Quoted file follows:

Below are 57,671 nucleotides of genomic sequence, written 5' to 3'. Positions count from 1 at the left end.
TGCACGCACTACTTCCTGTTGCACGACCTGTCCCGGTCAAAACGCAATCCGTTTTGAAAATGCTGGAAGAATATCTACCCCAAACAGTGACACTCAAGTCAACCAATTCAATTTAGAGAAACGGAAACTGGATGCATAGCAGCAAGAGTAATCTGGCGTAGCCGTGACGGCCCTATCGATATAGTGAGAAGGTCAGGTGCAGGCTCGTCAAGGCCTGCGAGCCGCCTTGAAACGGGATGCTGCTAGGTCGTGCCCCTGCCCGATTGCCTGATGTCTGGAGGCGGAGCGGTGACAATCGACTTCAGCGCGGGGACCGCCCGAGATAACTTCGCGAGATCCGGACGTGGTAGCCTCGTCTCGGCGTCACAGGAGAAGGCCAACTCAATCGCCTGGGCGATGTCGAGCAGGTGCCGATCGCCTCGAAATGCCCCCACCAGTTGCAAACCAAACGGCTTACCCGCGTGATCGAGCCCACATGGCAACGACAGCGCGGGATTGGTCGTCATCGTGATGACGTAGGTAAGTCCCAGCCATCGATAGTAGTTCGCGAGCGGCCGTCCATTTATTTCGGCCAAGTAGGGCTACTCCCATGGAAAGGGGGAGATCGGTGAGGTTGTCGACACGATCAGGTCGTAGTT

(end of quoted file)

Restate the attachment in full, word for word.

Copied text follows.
Below are 57,671 nucleotides of genomic sequence, written 5' to 3'. Positions count from 1 at the left end.
TGCACGCACTACTTCCTGTTGCACGACCTGTCCCGGTCAAAACGCAATCCGTTTTGAAAATGCTGGAAGAATATCTACCCCAAACAGTGACACTCAAGTCAACCAATTCAATTTAGAGAAACGGAAACTGGATGCATAGCAGCAAGAGTAATCTGGCGTAGCCGTGACGGCCCTATCGATATAGTGAGAAGGTCAGGTGCAGGCTCGTCAAGGCCTGCGAGCCGCCTTGAAACGGGATGCTGCTAGGTCGTGCCCCTGCCCGATTGCCTGATGTCTGGAGGCGGAGCGGTGACAATCGACTTCAGCGCGGGGACCGCCCGAGATAACTTCGCGAGATCCGGACGTGGTAGCCTCGTCTCGGCGTCACAGGAGAAGGCCAACTCAATCGCCTGGGCGATGTCGAGCAGGTGCCGATCGCCTCGAAATGCCCCCACCAGTTGCAAACCAAACGGCTTACCCGCGTGATCGAGCCCACATGGCAACGACAGCGCGGGATTGGTCGTCATCGTGATGACGTAGGTAAGTCCCAGCCATCGATAGTAGTTCGCGAGCGGCCGTCCATTTATTTCGGCCAAGTAGGGCTACTCCCATGGAAAGGGGGAGATCGGTGAGGTTGTCGACACGATCAGGTCGTAGTT